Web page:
Econ 104: Introduction to Econometrics University of Pennsylvania, Spring 2013 E-mail:

Econ 104: Introduction to Econometrics
University of Pennsylvania, Spring 2013
Instructor: Xu Cheng
O¢ ce: 3718 Locust Walk, McNeil Building, Room 527
Lecture: Tuesday and Thursday 1:30-3:00 PM, TBA
O¢ ce Hours: TBA
Textbooks and Online Material
Required Textbook: Stock and Watson, Introductory Econometrics (2010, 3rd Edition),
Addison Wesley, HB 139. S765 2010.
Course Website: blackboard
Math 104, Math 114, Econ 101, Econ 103 (or Stat 430 and Stat 431). These courses
should be completed before taking Econ 104.
Exams and Problem Sets
1. Problem Sets [20%]. Problem sets will be posted on the blackboard. Your lowest homework grade will be dropped. Homework late by one day gets 2 points less (one a 0-10
scale). Homework late by more than one day is not accepted.
2. First Midterm [30%], in class, Time TBA, closed books and notes.
3. Final Exam [50%], Time and Location TBA, closed books and notes. The …nal exam
will cover materials taught throughout the course.
Course Description:
This course is designed to introduce students to econometric techniques and their applications in economic analysis and decision making. The main objective of the course is to train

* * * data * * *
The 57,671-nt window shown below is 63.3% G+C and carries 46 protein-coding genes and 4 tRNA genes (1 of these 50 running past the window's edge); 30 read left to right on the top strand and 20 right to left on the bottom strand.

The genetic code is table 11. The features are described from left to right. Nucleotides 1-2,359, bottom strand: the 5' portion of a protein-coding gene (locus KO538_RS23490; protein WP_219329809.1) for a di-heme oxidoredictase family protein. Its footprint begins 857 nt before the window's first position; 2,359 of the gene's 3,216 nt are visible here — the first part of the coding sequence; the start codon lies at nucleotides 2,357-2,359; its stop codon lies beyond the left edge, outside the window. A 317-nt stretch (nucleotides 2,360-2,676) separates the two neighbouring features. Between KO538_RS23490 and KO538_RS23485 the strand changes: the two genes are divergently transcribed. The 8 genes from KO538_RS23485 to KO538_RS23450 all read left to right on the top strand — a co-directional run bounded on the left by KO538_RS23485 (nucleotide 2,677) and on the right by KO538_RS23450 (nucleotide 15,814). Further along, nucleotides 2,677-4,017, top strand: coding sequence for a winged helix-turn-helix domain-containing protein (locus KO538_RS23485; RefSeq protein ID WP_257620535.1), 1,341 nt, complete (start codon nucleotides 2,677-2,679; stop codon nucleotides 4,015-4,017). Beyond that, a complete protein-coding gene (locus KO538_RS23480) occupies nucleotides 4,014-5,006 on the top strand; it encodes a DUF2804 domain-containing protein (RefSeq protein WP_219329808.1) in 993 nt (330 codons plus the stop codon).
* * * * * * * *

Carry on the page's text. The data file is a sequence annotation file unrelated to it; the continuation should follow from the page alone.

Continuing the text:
the student in (i) handling economic data; (ii) quantitative analysis of economic models with
probabilistic tools; (iii) econometric techniques, their application as well as their statistical
and practical interpretation; (iv) implementing these techniques on a computer.
Out of Class Collaboration
You are allowed (encouraged) to work together in groups with a maximum of 4 students
for the problem sets, but each student must turn in an individual problem set with their own
solutions. It is not a violation of this policy to submit essentially the same answer on a problem
set as another student, but is a violation of this policy to submit a close to exact copy.
Regrade Requests
The important general rule is that such a request should clearly and succinctly state the
unambiguous error you believe has occurred. Requests should occur within a week of the work
being returned. Errors in grading arising from illegible or garbled answers are not subject
to correction. Students who have been graded incorrectly should petition for a correction
in writing to the Professor. Students must not approach either instructor or TA with an
oral request before making their written request. The entire graded work (problem set or
examination) should be resubmitted; there is no guarantee that grades will rise as, statistically,
positive and negative errors in grading are equally likely. If the request arises because you think
di¤erent students have been graded di¤erently, all the a¤ected students should submit their
work as a group.